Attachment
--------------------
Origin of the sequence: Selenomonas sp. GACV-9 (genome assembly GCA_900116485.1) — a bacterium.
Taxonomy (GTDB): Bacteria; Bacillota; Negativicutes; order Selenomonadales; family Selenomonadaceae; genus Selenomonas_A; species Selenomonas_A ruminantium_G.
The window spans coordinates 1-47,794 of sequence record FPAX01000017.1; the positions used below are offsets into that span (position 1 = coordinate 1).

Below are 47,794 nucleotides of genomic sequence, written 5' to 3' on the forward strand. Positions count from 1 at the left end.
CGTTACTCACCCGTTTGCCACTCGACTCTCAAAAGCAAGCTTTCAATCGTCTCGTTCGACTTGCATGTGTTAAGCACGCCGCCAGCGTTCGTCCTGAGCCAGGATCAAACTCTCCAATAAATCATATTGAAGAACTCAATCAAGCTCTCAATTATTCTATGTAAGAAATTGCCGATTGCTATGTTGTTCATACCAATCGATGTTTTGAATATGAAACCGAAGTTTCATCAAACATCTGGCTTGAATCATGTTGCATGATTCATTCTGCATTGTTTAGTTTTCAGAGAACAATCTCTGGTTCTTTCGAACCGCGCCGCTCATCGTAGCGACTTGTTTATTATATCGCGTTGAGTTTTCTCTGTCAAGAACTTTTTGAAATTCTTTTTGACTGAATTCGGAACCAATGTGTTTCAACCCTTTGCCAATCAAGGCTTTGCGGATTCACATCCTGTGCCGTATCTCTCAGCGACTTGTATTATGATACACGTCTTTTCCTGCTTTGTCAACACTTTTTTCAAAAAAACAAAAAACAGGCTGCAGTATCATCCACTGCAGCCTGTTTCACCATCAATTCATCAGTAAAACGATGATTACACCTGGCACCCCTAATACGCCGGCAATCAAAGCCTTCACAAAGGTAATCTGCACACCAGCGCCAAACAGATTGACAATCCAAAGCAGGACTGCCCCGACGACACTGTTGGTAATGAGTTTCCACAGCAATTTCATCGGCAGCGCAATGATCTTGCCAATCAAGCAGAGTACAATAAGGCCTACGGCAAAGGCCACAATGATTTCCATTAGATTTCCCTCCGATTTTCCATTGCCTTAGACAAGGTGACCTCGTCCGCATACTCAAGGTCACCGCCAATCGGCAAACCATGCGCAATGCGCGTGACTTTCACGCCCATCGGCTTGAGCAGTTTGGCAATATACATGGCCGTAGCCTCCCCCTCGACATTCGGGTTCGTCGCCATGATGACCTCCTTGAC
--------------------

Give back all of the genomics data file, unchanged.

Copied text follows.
Origin of the sequence: Selenomonas sp. GACV-9 (genome assembly GCA_900116485.1) — a bacterium.
Taxonomy (GTDB): Bacteria; Bacillota; Negativicutes; order Selenomonadales; family Selenomonadaceae; genus Selenomonas_A; species Selenomonas_A ruminantium_G.
The window spans coordinates 1-47,794 of sequence record FPAX01000017.1; the positions used below are offsets into that span (position 1 = coordinate 1).

Below are 47,794 nucleotides of genomic sequence, written 5' to 3' on the forward strand. Positions count from 1 at the left end.
CGTTACTCACCCGTTTGCCACTCGACTCTCAAAAGCAAGCTTTCAATCGTCTCGTTCGACTTGCATGTGTTAAGCACGCCGCCAGCGTTCGTCCTGAGCCAGGATCAAACTCTCCAATAAATCATATTGAAGAACTCAATCAAGCTCTCAATTATTCTATGTAAGAAATTGCCGATTGCTATGTTGTTCATACCAATCGATGTTTTGAATATGAAACCGAAGTTTCATCAAACATCTGGCTTGAATCATGTTGCATGATTCATTCTGCATTGTTTAGTTTTCAGAGAACAATCTCTGGTTCTTTCGAACCGCGCCGCTCATCGTAGCGACTTGTTTATTATATCGCGTTGAGTTTTCTCTGTCAAGAACTTTTTGAAATTCTTTTTGACTGAATTCGGAACCAATGTGTTTCAACCCTTTGCCAATCAAGGCTTTGCGGATTCACATCCTGTGCCGTATCTCTCAGCGACTTGTATTATGATACACGTCTTTTCCTGCTTTGTCAACACTTTTTTCAAAAAAACAAAAAACAGGCTGCAGTATCATCCACTGCAGCCTGTTTCACCATCAATTCATCAGTAAAACGATGATTACACCTGGCACCCCTAATACGCCGGCAATCAAAGCCTTCACAAAGGTAATCTGCACACCAGCGCCAAACAGATTGACAATCCAAAGCAGGACTGCCCCGACGACACTGTTGGTAATGAGTTTCCACAGCAATTTCATCGGCAGCGCAATGATCTTGCCAATCAAGCAGAGTACAATAAGGCCTACGGCAAAGGCCACAATGATTTCCATTAGATTTCCCTCCGATTTTCCATTGCCTTAGACAAGGTGACCTCGTCCGCATACTCAAGGTCACCGCCAATCGGCAAACCATGCGCAATGCGCGTGACTTTCACGCCCATCGGCTTGAGCAGTTTGGCAATATACATGGCCGTAGCCTCCCCCTCGACATTCGGGTTCGTCGCCATGATGACCTCCTTGAC